The 2014 Marathi film ‘Court’ by 28-year old first-time filmmaker Chaitanya Tamhane was awarded the ‘German Star of India’ at the 12th Indian Film Festival Stuttgart in July 2015. The jury members were actor and psychiatrist Dr. Mohan Agashe, Prof. Dr. Nadja-Christina Schneider of the Humboldt Universität Berlin and Thomas Zandegiacomo Del Bel, research associate at the Zentrum für Kunst- und Medientechnologie Karlsruhe.
‘Court’ depicts the arrest and consequent trial of an elderly folk singer and grassroots activist who stands accused of inciting a sewage worker to commit suicide. The film depicts the absurd procedurals of the trail fraught with institutional incompetence, caste prejudice and venal politics, as well as the everyday realities of the characters’ lives. The ponderous trial with its privileging of arcane colonial law is in itself a form of punishment in its harassment of a man who is advocating for change. Tamhane portrays the deep dysfunctions of the Indian judiciary while simultaneously reflecting on the power of language and freedom of expression which is not only threatened by the state or the legal system but also by self-appointed guardians of culture. The film’s persuasiveness lies thus equally in Tamahane’s both tragic and comedic narrative and the distinguished performance of its professional and nonprofessional cast, as finally in its localized portrayal of matters of global relevance.
Wann? 14.07.2014; 16:00-19:00 Uhr
Wo? Institut für Asien- und Afrikawissenschaften der HU; Invalidenstraße 118, Raum 315
In diesem studentisch initiierten Symposium präsentieren Studierende die Ergebnisse eigener kleiner Forschungsprojekte zum Thema. Die Projekte sind im Verlauf von zwei Q-Tutorien am IAAW im Sommersemester 2014 und 2015 von den Teilnehmenden selbst entwickelt und durchgeführt worden. Dabei haben sie sich aus verschiedenen wissenschaftlichen Perspektiven und mit unterschiedlichsten Methoden mit den Begriffen „Globaler Süden“ und „Global South“ bzw. mit deren inhärenten Konzepten kritisch auseinandergesetzt.
Innerhalb des Symposiums werden folgende Fragen im Raum stehen: Woher kommt dieser Begriff? Wie wird er in der Wissenschaft, Medien, Politik und von anderen Akteuren verwendet? Inwieweit steht der Begriff im Zusammenhang mit wirkmächtigen Diskursen um Entwicklung und Modernisierung? Wie gehen wir mit diesem Begriff um? Im Anschluss an jeden Vortrag sowie zum Abschluss des Symposiums wird es ausreichend Zeit und Anlass zur Diskussion geben.
The Hindu, 30 June 2015
Jaideep Deo Bhanj
Not just youngsters,but elders too aretrying their hand at these mobile apps. Photo: Sushil Kumar Verma
Technology has changed the way visitors experience the streets of Old Delhi during the holy month of Ramzan.
The minarets of the Jama Masjid, lit up to accentuate the red sandstone and white marble, provide the perfect backdrop for a stroll through the narrow streets that surround the mosque to absorb the festive spirit that bathes the area well into the night.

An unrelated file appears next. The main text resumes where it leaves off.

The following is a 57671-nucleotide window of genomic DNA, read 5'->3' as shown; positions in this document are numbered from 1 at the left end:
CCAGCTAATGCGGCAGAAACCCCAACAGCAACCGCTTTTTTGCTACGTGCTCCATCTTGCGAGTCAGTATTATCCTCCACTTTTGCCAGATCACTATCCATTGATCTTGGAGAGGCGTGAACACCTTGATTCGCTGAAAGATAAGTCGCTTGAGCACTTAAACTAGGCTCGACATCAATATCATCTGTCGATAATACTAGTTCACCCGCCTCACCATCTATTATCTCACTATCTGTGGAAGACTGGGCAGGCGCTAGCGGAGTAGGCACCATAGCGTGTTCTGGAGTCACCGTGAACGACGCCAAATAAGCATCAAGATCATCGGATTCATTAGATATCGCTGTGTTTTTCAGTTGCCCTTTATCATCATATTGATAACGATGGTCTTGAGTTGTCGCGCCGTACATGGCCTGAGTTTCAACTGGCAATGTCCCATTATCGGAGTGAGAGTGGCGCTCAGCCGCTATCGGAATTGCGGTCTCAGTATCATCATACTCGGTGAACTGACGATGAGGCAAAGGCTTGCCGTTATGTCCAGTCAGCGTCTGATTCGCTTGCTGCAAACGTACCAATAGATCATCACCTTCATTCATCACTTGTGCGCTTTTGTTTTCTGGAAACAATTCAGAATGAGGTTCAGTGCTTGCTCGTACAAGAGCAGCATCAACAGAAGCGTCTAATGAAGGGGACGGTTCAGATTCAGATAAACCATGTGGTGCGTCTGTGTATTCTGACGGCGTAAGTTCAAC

Every year, tourists throng the area to explore the delicacies sold on the roadside stalls, either in large guided groups led by those who provide context to the entire experience or by the smaller bunches who like to explore the area on their own in the hope that each visit will spring a surprise that turns out different from their previous visit. Guided by smartphones that have dedicated applications listing down must-try foods and experiences, technology has changed the way visitors experience the streets of Old Delhi during the holy month of Ramzan.
Mohd. Ismail, whose family has lived in the area for many generations, says that earlier people would ask around and throng known hotels. Now, they are guided by websites and mobile apps that take them to try new places. “There are so many shops selling kebabs and other delicacies that it is often hard to choose which one to stop at and which to avoid. Now, with everybody posting photos and writing reviews, people have moved beyond eating only at Karim’s or Al Jawahar, which are the famous brands.”
It is not just tourists who are looking to explore the area and have used technology to their benefit to better their Ramzan experience. A number of mobile applications are now helping Muslims who are fasting to keep track of their day as well as help them with their prayers.
Apps like Ramadan 2015, Ramadan Legacy and Muslim Pro are among the popular apps that curate a better Ramzan experience. They have features like accurate timings for prayers, Qibla locator, closest mosque locator, full audio Quran, halal restaurants as well as a complete directory of prayers that are supposed to be said at particular times. The apps also have features that help you plan the month, set goals and select companions to motivate and encourage them. They have features that help maintain a journal, share reflections and provide access to a vast library of knowledge and reading material.
Talking about Ramadan Legacy, which was started to help Muslims around the world with their fasting experience, founder Shahbaz Mirza says the idea came to him in 2014 when he launched an online book called the Ramadan Action Plan that received thousands of downloads. “In 2015, our challenge was to digitise a month that is over 1,400 years old and simplify Ramadan for Muslims across the world. Muslims are turning to their smartphones for guidance and connectivity. Ramadan Legacy provides an authentic and seamless way to enhance and capture your annual Ramadan experience,” says Mirza.
For Faraz Khan, who is always on the move, the app helps him keep to his schedule and observe the fast the proper way. “It is not just the youth, but even the elders in my family who are using the app. For youngsters like me, it’s a bit like Facebook as we share experiences that only members of our community will understand.”
Read more at: When technology meets Ramzan